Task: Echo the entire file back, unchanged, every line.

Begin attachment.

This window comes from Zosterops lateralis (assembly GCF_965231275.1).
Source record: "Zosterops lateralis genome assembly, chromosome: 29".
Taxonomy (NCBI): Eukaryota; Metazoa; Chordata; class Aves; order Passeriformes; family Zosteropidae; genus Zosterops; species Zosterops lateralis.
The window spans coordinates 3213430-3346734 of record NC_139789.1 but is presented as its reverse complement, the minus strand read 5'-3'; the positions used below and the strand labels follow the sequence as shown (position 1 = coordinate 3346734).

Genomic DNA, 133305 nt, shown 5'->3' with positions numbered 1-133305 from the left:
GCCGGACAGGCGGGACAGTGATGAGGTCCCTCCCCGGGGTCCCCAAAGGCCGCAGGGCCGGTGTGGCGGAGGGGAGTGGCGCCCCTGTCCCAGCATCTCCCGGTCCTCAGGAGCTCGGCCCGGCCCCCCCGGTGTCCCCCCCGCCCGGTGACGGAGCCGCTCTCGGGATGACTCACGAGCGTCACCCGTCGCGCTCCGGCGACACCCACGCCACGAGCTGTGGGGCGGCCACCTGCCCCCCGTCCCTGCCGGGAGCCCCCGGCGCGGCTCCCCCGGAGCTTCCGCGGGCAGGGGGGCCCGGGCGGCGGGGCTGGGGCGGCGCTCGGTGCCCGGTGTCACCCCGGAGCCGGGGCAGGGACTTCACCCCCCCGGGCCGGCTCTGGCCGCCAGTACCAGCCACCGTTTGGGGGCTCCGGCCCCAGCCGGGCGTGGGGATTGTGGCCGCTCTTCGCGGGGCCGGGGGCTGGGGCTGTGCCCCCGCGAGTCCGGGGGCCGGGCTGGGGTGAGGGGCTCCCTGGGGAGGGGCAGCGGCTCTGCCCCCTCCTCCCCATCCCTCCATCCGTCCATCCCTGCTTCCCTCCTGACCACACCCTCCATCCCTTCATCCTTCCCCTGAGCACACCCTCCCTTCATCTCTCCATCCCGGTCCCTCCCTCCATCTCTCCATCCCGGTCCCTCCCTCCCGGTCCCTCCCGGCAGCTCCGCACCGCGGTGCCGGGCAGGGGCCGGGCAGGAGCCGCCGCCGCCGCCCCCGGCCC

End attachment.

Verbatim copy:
This window comes from Zosterops lateralis (assembly GCF_965231275.1).
Source record: "Zosterops lateralis genome assembly, chromosome: 29".
Taxonomy (NCBI): Eukaryota; Metazoa; Chordata; class Aves; order Passeriformes; family Zosteropidae; genus Zosterops; species Zosterops lateralis.
The window spans coordinates 3213430-3346734 of record NC_139789.1 but is presented as its reverse complement, the minus strand read 5'-3'; the positions used below and the strand labels follow the sequence as shown (position 1 = coordinate 3346734).

Genomic DNA, 133305 nt, shown 5'->3' with positions numbered 1-133305 from the left:
GCCGGACAGGCGGGACAGTGATGAGGTCCCTCCCCGGGGTCCCCAAAGGCCGCAGGGCCGGTGTGGCGGAGGGGAGTGGCGCCCCTGTCCCAGCATCTCCCGGTCCTCAGGAGCTCGGCCCGGCCCCCCCGGTGTCCCCCCCGCCCGGTGACGGAGCCGCTCTCGGGATGACTCACGAGCGTCACCCGTCGCGCTCCGGCGACACCCACGCCACGAGCTGTGGGGCGGCCACCTGCCCCCCGTCCCTGCCGGGAGCCCCCGGCGCGGCTCCCCCGGAGCTTCCGCGGGCAGGGGGGCCCGGGCGGCGGGGCTGGGGCGGCGCTCGGTGCCCGGTGTCACCCCGGAGCCGGGGCAGGGACTTCACCCCCCCGGGCCGGCTCTGGCCGCCAGTACCAGCCACCGTTTGGGGGCTCCGGCCCCAGCCGGGCGTGGGGATTGTGGCCGCTCTTCGCGGGGCCGGGGGCTGGGGCTGTGCCCCCGCGAGTCCGGGGGCCGGGCTGGGGTGAGGGGCTCCCTGGGGAGGGGCAGCGGCTCTGCCCCCTCCTCCCCATCCCTCCATCCGTCCATCCCTGCTTCCCTCCTGACCACACCCTCCATCCCTTCATCCTTCCCCTGAGCACACCCTCCCTTCATCTCTCCATCCCGGTCCCTCCCTCCATCTCTCCATCCCGGTCCCTCCCTCCCGGTCCCTCCCGGCAGCTCCGCACCGCGGTGCCGGGCAGGGGCCGGGCAGGAGCCGCCGCCGCCGCCCCCGGCCC